Braddell View is a 99-year leasehold development apartment completed in 1981 and has a total of 438 units.
Most residents of Braddell View voted to form a collective sales committee on Tuesday (10 October), with 493 people in favour, while 28 opposed it, reported the Straits Times.
“I think the general feeling is that there is no harm in exploring the possibility. Let’s wait and see what the committee can come up with,” said a homeowner in the 918-unit development.
As such, Braddell View is now among the former HUDC estates that kick-started the en bloc process such as Laguna Park, Pine Grove, Chancery Court and Florence Regency, while Ivory Heights has already been launched for sale.
This follows a recent increase in collective sales, with Normanton Park sold last week in one of Singapore’s largest en bloc deals. The privatised housing project constructed in 1977 for the military and their families was purchased for $830.1 million.
In comparison, the owners of Braddell View hope to get over $2 billion, said Alex Teo, chairman of its Management Corporation Strata Title.
“The site is large, which implies that the quantum will be high. Notwithstanding that, the sale of 488-unit Normanton Park suggests that there are developers with the appetite for larger sites, especially if there is scope to intensify the site,” said Edmund Tie & Company research head Dr Lee Nai Jia.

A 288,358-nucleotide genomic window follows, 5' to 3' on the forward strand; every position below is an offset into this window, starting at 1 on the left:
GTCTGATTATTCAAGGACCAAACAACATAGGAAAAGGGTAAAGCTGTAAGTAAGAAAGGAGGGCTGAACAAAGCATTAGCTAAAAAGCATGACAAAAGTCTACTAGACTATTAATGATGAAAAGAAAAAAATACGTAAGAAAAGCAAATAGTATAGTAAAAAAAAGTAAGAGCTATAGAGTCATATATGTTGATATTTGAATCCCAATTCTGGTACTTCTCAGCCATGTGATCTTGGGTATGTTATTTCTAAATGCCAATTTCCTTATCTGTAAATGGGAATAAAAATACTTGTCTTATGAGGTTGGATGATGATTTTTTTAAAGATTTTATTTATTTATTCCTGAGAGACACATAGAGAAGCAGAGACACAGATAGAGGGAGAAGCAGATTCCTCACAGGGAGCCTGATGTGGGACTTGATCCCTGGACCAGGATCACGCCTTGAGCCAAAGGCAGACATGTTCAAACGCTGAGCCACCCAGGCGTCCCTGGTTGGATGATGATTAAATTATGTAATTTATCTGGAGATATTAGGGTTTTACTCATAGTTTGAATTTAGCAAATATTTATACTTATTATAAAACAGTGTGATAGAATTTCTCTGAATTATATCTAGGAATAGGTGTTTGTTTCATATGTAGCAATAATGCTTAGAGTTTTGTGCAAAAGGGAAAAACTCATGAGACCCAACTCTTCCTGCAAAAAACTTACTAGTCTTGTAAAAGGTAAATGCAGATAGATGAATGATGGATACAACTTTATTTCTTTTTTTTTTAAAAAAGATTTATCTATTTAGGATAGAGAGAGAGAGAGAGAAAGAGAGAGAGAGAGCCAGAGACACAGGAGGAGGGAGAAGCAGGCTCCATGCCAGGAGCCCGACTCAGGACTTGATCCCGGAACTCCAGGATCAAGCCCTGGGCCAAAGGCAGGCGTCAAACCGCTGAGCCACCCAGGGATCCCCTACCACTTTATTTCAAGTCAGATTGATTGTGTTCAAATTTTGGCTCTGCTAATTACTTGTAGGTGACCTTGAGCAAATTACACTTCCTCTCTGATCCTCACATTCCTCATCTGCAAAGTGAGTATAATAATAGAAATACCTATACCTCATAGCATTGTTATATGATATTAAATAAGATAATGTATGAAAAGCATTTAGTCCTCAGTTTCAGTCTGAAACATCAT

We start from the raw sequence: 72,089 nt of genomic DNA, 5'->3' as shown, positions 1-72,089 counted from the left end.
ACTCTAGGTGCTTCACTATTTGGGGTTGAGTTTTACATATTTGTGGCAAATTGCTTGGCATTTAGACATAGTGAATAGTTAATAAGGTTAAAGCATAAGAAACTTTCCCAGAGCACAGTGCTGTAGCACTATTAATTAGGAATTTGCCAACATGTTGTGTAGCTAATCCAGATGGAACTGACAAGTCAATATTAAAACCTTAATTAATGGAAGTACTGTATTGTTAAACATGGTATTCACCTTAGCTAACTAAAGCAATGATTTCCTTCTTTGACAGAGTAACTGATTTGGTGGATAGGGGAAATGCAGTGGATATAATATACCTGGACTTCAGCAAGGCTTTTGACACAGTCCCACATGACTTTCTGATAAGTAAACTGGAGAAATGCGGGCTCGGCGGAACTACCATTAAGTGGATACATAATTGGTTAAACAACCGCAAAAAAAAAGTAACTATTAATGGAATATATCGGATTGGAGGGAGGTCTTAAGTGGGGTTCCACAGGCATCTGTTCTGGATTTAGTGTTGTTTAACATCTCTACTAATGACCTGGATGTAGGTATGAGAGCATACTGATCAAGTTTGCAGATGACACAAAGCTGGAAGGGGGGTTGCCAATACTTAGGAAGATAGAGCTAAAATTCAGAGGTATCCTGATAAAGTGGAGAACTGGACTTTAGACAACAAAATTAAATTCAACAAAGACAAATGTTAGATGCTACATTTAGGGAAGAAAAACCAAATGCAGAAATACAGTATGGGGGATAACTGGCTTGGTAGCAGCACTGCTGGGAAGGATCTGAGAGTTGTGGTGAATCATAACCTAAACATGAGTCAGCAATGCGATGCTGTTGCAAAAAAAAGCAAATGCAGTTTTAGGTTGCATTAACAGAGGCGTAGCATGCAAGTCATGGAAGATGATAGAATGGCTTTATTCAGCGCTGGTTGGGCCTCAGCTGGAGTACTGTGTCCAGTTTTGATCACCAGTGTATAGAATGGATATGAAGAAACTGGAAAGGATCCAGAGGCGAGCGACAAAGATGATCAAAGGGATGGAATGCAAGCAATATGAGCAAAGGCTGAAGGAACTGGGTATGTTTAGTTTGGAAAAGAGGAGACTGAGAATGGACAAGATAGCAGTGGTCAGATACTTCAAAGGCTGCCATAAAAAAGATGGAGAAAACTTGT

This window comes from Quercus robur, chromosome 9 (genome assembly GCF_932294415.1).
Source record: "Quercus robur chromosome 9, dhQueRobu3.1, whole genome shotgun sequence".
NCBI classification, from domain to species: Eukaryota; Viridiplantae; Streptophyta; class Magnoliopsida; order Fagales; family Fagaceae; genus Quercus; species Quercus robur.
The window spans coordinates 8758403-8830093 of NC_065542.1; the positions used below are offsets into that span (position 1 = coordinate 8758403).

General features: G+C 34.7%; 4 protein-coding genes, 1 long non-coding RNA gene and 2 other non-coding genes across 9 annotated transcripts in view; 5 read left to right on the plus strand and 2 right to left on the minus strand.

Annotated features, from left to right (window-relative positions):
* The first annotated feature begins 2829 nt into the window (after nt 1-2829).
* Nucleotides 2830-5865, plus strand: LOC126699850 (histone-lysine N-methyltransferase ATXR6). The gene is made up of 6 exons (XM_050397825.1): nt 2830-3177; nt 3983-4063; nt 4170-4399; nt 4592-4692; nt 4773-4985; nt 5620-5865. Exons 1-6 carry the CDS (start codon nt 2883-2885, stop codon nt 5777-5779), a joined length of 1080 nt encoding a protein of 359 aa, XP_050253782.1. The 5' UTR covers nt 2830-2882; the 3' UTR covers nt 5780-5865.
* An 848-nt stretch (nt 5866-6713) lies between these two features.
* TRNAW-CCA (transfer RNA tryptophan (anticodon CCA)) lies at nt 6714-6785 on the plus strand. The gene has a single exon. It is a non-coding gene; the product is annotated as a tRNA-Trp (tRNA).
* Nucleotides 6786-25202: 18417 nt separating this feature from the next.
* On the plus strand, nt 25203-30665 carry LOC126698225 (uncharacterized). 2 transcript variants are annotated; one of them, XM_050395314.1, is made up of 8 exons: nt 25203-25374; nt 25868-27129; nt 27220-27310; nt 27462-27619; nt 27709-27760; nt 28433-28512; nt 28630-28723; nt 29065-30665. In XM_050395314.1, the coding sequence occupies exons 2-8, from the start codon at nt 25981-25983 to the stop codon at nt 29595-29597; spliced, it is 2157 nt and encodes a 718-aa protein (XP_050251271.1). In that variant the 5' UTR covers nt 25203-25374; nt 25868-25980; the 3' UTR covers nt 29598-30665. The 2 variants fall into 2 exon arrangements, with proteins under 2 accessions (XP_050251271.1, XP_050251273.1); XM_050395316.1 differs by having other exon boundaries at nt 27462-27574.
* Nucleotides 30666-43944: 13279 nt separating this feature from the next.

With an area of 1.124 million sq ft, Braddell View is the biggest former HUDC estate. It has 63 years remaining on its 99-year lease and is close to Caldecott MRT station as well as Bishan and Toa Payoh.
However, ZACD Group executive director Nicholas Mak thinks that the residents could struggle in finding a buyer as such huge sites require more capital. Despite the upturn in the market, developers are also expected to be prudent in their bids given the fixed deadline in selling the units and the existing property curbs.
“Normanton Park’s total quantum is about $1.3 billion, and its land area is about 661,000 sq ft. Braddell View’s quantum is much bigger, and its land area is almost double that of Normanton Park’s,” he said, adding that the owners could have better chance if they divide the site into three parcels which is extremely hard to do.
This article was edited by Keshia Faculin.